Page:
Kent and Mabel Kirkwood of 3431 Drosophila Road–only in a college town would you have a Drosophila Road–Middletown, Connecticut, had looked forward to a short getaway for their fourteenth wedding anniversary, but had to delay their plans when the architectural firm that Kent worked for as a materials engineer was rather unexpectedly awarded a contract to build an extension onto an existing structure downtown as part of a long-awaited refurbishment of the old garden district. A source of funding had appeared unexpectedly, and the building owner, a man named Wesley Cogsley, was anxious to spend the money lest it be retracted. He had good reason to be concerned: the money had been promised by an old and wealthy Navy friend casually over drinks, without much reflection, and Cogsley half expected the friend to pull his offer after his beancounters got wind of it. The check–$1.8 million–had cleared and so the money was spent, and the project awarded to Kent’s employer, Hapley and Associates. Thus the week-long trip to Vegas was cancelled and replaced with a weekend at Disney World instead, booked on a Monday for Thursday travel. The resort hotels were, of course, full, and while the Kirkwoods were placed on the reserve list in case of a cancellation, no such thing materialized, and so Kent and Mabel found themselves in the Howard Johnson’s four miles from the park: a two-star hotel, if you were generous. “Oh, I don’t care,” Mabel had said when they checked in and got to the room. “As long as the shower is clean, it’ll be fine. We’ll be at the park all day anyway.” Characteristic of her; she’d been raised in near poverty in Appalachia, used a Marine Corps commission as a ticket out, and after six years in the Corps, she’d endured a lot worse than a crummy hotel room.

     Kent was far more squeamish about such things. “Let me check the bed before you sit on it, honey,” he said as they maneuvered their luggage through the door.

     “Check it for what?” Mabel asked, not entirely sure she wanted to know.

     “Bedbugs,” he said.

     “Eww. Is there really such a thing?”

     “Sure there are,” he said, tearing the covers off the bed. “Haven’t you ever said ‘don’t let the bedbugs bite’ to someone?” He was inspecting the seams of the bare mattress now, but there was nothing to see. “They’re endemic in the US right now.”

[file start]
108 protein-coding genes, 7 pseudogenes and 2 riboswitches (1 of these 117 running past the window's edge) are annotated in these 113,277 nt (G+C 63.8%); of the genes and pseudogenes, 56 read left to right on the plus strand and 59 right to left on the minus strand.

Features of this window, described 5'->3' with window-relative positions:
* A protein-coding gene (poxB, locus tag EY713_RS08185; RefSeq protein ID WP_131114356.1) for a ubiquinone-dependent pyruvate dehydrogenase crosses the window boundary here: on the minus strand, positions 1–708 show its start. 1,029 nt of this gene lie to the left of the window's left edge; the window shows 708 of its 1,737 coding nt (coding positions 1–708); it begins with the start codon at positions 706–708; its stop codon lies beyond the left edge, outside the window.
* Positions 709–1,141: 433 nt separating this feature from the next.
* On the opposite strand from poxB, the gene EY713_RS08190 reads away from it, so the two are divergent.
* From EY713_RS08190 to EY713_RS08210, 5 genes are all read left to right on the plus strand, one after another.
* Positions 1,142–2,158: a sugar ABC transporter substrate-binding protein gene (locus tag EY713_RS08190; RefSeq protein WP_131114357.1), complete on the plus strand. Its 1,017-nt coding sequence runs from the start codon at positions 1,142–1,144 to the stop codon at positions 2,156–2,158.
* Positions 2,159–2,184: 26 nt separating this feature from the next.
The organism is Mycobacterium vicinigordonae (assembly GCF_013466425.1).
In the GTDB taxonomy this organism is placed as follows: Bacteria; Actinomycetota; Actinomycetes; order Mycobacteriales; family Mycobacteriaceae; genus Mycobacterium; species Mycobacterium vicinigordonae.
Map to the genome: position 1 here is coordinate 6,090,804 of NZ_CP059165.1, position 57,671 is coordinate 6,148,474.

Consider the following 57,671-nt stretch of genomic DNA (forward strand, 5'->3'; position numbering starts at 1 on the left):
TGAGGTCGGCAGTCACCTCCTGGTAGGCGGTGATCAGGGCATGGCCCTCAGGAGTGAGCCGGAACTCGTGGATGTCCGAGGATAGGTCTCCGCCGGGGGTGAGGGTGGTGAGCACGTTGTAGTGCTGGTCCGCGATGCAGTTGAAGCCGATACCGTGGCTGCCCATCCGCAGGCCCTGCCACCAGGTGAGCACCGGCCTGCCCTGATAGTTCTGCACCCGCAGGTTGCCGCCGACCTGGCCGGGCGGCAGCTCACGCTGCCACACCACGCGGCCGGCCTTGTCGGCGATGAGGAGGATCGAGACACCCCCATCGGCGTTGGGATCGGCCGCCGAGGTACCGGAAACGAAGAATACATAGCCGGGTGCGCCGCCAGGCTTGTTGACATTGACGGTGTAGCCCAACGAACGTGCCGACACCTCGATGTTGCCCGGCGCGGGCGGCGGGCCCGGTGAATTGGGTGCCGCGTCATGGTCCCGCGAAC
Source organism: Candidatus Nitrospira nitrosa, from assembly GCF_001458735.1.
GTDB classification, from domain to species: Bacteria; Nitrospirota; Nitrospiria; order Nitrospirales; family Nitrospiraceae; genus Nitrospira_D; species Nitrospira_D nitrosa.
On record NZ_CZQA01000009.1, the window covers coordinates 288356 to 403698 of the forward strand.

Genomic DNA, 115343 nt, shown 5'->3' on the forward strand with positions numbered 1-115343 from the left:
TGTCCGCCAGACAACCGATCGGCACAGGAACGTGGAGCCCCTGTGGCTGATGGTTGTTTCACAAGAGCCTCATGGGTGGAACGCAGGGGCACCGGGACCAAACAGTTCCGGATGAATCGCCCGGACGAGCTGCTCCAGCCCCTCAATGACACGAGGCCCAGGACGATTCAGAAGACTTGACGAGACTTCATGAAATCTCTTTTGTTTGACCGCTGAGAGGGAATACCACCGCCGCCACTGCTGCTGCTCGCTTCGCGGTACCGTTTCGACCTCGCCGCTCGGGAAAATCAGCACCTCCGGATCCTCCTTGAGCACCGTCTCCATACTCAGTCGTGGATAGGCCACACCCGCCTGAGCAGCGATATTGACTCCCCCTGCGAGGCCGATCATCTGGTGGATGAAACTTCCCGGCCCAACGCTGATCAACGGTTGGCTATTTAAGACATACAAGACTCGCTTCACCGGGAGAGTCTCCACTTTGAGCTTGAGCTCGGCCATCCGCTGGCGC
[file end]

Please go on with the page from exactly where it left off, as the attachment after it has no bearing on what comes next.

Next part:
After the bed passed inspection, Mabel went in the bathroom to assess the tub. It was clean–chipped in a few places, but clean–and Mabel noted the sound of water running. She checked the taps, then observed the surface of the water in the toilet, and found no indication of water movement. Kent’s face appeared in the doorway. “How’s it look in there?”

     “Listen,” Mabel said. “What’s that noise?”

     It’s the next room. Sounds like they’re taking a shower.”

     “Oh.” Mabel nodded. “Yeah, I think you’re right.”

     After unpacking and arranging their things, Kent and Mabel went down to the lobby then had a late lunch at the Dennys Restaurant across the street. They returned to the room an hour later, and when Mabel went into the bathroom, the first thing she noticed was that the noise was still there. “Honey, the water is still on in the next room,” she said.

    “You’re kidding me,” Kent said. He stepped in and over to the wall that separated the two bathrooms. “They must like long showers over there,” he said.

     “I guess it could be a second person taking a shower,” Mabel shrugged. She came out of the bathroom and moved across the room to open the sliding glass door that led to a small balcony. There was just enough room for the two chairs and small table between them that sat there.  She came back in and closed the door. “It’s too cold to be out there,” she said as Kent was arranging clothes in the dresser drawers.